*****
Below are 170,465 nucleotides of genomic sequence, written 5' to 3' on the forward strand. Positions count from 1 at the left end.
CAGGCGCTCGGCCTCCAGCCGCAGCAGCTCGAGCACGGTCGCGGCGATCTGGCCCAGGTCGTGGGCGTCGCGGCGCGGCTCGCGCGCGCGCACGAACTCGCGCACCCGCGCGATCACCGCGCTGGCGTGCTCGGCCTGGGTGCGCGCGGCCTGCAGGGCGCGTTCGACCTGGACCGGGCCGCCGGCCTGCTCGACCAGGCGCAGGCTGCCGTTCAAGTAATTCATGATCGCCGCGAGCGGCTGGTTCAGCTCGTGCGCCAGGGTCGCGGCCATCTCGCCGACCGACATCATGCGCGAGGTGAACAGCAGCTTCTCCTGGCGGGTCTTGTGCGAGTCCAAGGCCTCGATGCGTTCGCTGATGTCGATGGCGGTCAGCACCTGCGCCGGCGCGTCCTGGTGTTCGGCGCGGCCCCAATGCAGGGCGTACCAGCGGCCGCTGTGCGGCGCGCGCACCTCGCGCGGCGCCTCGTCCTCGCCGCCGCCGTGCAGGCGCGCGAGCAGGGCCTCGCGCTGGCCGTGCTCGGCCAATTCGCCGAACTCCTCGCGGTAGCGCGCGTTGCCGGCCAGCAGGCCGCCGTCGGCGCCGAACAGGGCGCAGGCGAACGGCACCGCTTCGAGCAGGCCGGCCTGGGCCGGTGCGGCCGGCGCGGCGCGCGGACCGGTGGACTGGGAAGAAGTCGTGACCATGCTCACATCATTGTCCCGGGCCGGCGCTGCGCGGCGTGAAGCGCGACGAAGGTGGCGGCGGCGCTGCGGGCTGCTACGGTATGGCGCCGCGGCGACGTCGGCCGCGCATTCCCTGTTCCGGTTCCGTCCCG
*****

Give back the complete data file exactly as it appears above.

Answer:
Below are 170,465 nucleotides of genomic sequence, written 5' to 3' on the forward strand. Positions count from 1 at the left end.
CAGGCGCTCGGCCTCCAGCCGCAGCAGCTCGAGCACGGTCGCGGCGATCTGGCCCAGGTCGTGGGCGTCGCGGCGCGGCTCGCGCGCGCGCACGAACTCGCGCACCCGCGCGATCACCGCGCTGGCGTGCTCGGCCTGGGTGCGCGCGGCCTGCAGGGCGCGTTCGACCTGGACCGGGCCGCCGGCCTGCTCGACCAGGCGCAGGCTGCCGTTCAAGTAATTCATGATCGCCGCGAGCGGCTGGTTCAGCTCGTGCGCCAGGGTCGCGGCCATCTCGCCGACCGACATCATGCGCGAGGTGAACAGCAGCTTCTCCTGGCGGGTCTTGTGCGAGTCCAAGGCCTCGATGCGTTCGCTGATGTCGATGGCGGTCAGCACCTGCGCCGGCGCGTCCTGGTGTTCGGCGCGGCCCCAATGCAGGGCGTACCAGCGGCCGCTGTGCGGCGCGCGCACCTCGCGCGGCGCCTCGTCCTCGCCGCCGCCGTGCAGGCGCGCGAGCAGGGCCTCGCGCTGGCCGTGCTCGGCCAATTCGCCGAACTCCTCGCGGTAGCGCGCGTTGCCGGCCAGCAGGCCGCCGTCGGCGCCGAACAGGGCGCAGGCGAACGGCACCGCTTCGAGCAGGCCGGCCTGGGCCGGTGCGGCCGGCGCGGCGCGCGGACCGGTGGACTGGGAAGAAGTCGTGACCATGCTCACATCATTGTCCCGGGCCGGCGCTGCGCGGCGTGAAGCGCGACGAAGGTGGCGGCGGCGCTGCGGGCTGCTACGGTATGGCGCCGCGGCGACGTCGGCCGCGCATTCCCTGTTCCGGTTCCGTCCCG